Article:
(RxWiki News) Lung cancer patients who never smoked may be treated differently in the future than those who have smoked. That’s because smoking changes a person’s genes – a lot.
A recent study found that smoking increased gene mutations by 10 fold in lung cancer patients.
In the future cancer treatment may be directed at mutated genes rather than affected organs.
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Richard K. Wilson, PhD, director of The Genome Institute and Ramaswamy Govindan, MD, oncologist at Washington University in St. Louis, Missouri, led the investigation.
For the study, tumors from 17 non-small cell lung cancer (NSCLC) patients were examined for gene mutations.
Researchers were looking for the differences in cancer cell mutations among the 12 smokers and five never smokers.
A total of 3,726 mutations were identified in the genes from the NSCLC tumor biopsies.
Tests showed that smokers had an average of 10 times greater the gene mutations than never smokers.
Researchers also learned that existing medications can be used to target 54 of the mutated genes.
As a result of these findings, the researchers suggest that as a group never-smokers and smokers may need different treatment approaches. This is because their tumors are so different.
Dr. Govindan said, “Whether these drugs will actually work in patients with these DNA alterations still needs to be studied. But papers like this open up the landscape to understanding what’s happening.”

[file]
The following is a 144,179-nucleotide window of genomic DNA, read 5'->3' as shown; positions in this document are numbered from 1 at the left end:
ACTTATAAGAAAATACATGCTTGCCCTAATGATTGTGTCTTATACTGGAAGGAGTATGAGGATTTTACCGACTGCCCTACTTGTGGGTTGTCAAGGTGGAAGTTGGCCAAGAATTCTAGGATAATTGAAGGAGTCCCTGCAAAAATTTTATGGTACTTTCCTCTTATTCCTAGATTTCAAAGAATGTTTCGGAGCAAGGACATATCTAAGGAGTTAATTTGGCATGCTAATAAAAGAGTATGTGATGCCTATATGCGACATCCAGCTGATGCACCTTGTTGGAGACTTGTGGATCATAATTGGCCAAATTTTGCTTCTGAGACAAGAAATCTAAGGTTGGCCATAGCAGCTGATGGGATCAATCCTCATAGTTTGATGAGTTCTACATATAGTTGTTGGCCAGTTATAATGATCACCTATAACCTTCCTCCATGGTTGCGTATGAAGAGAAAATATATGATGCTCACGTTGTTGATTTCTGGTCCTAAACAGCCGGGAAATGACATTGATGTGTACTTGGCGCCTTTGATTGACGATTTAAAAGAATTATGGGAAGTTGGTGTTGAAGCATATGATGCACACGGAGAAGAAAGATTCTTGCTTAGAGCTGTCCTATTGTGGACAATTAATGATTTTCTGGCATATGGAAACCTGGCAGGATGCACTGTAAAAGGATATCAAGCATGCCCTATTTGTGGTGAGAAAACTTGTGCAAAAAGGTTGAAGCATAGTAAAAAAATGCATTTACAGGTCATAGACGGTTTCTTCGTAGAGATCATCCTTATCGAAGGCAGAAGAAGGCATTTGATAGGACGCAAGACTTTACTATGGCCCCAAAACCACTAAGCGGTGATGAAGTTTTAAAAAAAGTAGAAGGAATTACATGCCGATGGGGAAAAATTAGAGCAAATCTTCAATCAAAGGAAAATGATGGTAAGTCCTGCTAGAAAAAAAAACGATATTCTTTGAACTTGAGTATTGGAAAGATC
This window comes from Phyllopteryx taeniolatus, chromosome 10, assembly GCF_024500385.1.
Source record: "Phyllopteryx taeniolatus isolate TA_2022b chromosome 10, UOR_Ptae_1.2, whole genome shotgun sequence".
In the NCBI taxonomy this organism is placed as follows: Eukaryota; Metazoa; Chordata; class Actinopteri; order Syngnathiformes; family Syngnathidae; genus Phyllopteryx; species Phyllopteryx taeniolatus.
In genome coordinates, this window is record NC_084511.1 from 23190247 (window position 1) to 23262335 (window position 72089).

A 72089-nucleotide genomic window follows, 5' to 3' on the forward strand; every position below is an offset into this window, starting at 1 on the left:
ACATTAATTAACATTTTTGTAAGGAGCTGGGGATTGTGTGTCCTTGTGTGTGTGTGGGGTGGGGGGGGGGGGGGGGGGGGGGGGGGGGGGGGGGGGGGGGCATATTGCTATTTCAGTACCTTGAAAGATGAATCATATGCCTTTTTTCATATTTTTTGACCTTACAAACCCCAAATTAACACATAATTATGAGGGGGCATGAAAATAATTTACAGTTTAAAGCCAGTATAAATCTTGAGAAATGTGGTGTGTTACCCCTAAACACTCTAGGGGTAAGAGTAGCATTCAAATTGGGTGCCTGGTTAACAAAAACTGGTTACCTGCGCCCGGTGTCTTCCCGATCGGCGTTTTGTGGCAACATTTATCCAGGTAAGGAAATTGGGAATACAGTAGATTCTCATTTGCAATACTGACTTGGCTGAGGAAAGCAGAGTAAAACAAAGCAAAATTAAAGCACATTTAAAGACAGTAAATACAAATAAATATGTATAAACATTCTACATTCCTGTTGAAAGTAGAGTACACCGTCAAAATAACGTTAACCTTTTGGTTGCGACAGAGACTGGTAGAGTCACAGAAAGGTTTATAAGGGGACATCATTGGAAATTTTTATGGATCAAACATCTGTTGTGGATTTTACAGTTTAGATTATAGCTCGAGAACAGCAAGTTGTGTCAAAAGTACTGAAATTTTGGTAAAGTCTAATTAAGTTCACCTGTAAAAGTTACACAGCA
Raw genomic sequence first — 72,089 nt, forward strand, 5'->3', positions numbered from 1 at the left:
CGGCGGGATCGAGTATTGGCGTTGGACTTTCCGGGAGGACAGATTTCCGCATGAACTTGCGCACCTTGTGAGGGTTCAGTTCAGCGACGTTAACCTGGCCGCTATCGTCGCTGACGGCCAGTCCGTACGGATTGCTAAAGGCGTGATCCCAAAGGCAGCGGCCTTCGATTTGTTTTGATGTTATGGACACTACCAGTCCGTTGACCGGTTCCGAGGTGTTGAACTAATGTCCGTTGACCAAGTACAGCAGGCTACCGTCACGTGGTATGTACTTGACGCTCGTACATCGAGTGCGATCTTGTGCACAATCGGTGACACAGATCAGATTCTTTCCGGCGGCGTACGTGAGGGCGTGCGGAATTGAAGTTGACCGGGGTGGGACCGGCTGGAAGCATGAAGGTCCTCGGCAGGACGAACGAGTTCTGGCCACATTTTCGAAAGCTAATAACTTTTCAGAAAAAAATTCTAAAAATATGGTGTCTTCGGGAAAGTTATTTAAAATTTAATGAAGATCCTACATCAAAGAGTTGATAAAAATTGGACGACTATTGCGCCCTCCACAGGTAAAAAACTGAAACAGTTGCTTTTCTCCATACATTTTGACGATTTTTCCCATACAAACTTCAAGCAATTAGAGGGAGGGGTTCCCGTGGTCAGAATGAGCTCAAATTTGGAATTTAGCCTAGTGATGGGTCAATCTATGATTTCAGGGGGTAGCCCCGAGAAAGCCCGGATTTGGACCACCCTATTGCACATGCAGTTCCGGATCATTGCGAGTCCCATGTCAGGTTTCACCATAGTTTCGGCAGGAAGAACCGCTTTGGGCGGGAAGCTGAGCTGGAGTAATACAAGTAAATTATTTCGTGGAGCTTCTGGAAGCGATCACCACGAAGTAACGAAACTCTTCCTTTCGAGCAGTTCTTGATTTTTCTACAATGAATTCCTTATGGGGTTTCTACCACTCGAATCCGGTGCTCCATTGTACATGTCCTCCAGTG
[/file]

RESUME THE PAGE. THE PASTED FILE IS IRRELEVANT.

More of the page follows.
“Now we need to drill deeper and do studies to understand how these mutations cause and promote cancer, and how they can be targeted for therapy.”
Currently there are ongoing studies cooperating under the Cancer Genome Atlas to closely study nearly 1,000 NSCLC patients over the next year.
Dr. Govindan believes the future of treating lung cancer will target the specific molecular biology of individual patients. This individualized or personalized therapy is already being used and may become even more common in the future.
One of the gene mutations, EGFR, found in the never smokers’ tumors also occurs in other cancer types and has a treatment medication, Iressa (gefitinib) and Tarceva (erlotinib) – that’s already on the market.
Dr. Wilson speculated that in the future, treatments will be for “EGFR cancer” not “lung cancer”. EGFR is a gene that can be altered in different cancers like colon and breast cancers.
Dr. Wilson said, “For example, if genome sequencing revealed that a lung cancer patient has a mutation known to be sensitive to a drug that works in breast tumors with the same genetic alteration, you may want to use that agent in those lung cancer patients.”
“In the coming years, we hope to be treating cancer based more on the altered genetic make-up of the tumor than by the tissue of origin.”
This study was published in September in Cell.
Funding for this study was provided by grants from Washington University and the National Human Genome Research Institute.
No conflicts of interest were reported.